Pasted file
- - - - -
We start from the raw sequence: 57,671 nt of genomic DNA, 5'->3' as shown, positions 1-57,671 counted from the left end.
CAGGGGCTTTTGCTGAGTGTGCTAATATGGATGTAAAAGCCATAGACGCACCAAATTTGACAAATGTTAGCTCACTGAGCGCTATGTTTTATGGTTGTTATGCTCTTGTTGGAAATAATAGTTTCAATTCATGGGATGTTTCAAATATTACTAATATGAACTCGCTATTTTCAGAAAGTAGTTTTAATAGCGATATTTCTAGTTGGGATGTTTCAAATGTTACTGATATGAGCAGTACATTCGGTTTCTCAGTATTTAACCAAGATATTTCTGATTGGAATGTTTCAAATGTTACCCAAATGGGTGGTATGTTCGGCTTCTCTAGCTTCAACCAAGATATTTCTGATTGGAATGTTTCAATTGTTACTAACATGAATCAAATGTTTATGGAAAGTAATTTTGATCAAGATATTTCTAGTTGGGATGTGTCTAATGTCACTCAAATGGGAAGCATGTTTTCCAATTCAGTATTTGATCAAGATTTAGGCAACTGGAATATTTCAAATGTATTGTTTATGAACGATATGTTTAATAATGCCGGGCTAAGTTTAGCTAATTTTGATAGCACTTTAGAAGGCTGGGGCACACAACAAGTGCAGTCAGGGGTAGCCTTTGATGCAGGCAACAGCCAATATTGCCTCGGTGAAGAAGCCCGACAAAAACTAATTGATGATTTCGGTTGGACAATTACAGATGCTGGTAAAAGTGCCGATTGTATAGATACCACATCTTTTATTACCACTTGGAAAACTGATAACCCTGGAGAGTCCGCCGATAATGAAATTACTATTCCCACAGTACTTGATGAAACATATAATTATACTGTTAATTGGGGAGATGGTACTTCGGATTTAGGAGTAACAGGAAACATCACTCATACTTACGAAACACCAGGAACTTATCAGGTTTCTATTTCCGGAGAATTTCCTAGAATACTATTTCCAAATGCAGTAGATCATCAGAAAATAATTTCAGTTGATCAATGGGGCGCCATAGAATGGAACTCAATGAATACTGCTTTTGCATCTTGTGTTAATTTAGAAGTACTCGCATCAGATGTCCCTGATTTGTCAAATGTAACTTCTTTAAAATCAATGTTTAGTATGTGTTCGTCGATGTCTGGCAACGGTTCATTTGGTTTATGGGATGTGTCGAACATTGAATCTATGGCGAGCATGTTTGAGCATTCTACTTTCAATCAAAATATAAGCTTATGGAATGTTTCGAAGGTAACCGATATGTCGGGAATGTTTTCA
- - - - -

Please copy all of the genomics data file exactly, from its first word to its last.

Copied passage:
We start from the raw sequence: 57,671 nt of genomic DNA, 5'->3' as shown, positions 1-57,671 counted from the left end.
CAGGGGCTTTTGCTGAGTGTGCTAATATGGATGTAAAAGCCATAGACGCACCAAATTTGACAAATGTTAGCTCACTGAGCGCTATGTTTTATGGTTGTTATGCTCTTGTTGGAAATAATAGTTTCAATTCATGGGATGTTTCAAATATTACTAATATGAACTCGCTATTTTCAGAAAGTAGTTTTAATAGCGATATTTCTAGTTGGGATGTTTCAAATGTTACTGATATGAGCAGTACATTCGGTTTCTCAGTATTTAACCAAGATATTTCTGATTGGAATGTTTCAAATGTTACCCAAATGGGTGGTATGTTCGGCTTCTCTAGCTTCAACCAAGATATTTCTGATTGGAATGTTTCAATTGTTACTAACATGAATCAAATGTTTATGGAAAGTAATTTTGATCAAGATATTTCTAGTTGGGATGTGTCTAATGTCACTCAAATGGGAAGCATGTTTTCCAATTCAGTATTTGATCAAGATTTAGGCAACTGGAATATTTCAAATGTATTGTTTATGAACGATATGTTTAATAATGCCGGGCTAAGTTTAGCTAATTTTGATAGCACTTTAGAAGGCTGGGGCACACAACAAGTGCAGTCAGGGGTAGCCTTTGATGCAGGCAACAGCCAATATTGCCTCGGTGAAGAAGCCCGACAAAAACTAATTGATGATTTCGGTTGGACAATTACAGATGCTGGTAAAAGTGCCGATTGTATAGATACCACATCTTTTATTACCACTTGGAAAACTGATAACCCTGGAGAGTCCGCCGATAATGAAATTACTATTCCCACAGTACTTGATGAAACATATAATTATACTGTTAATTGGGGAGATGGTACTTCGGATTTAGGAGTAACAGGAAACATCACTCATACTTACGAAACACCAGGAACTTATCAGGTTTCTATTTCCGGAGAATTTCCTAGAATACTATTTCCAAATGCAGTAGATCATCAGAAAATAATTTCAGTTGATCAATGGGGCGCCATAGAATGGAACTCAATGAATACTGCTTTTGCATCTTGTGTTAATTTAGAAGTACTCGCATCAGATGTCCCTGATTTGTCAAATGTAACTTCTTTAAAATCAATGTTTAGTATGTGTTCGTCGATGTCTGGCAACGGTTCATTTGGTTTATGGGATGTGTCGAACATTGAATCTATGGCGAGCATGTTTGAGCATTCTACTTTCAATCAAAATATAAGCTTATGGAATGTTTCGAAGGTAACCGATATGTCGGGAATGTTTTCA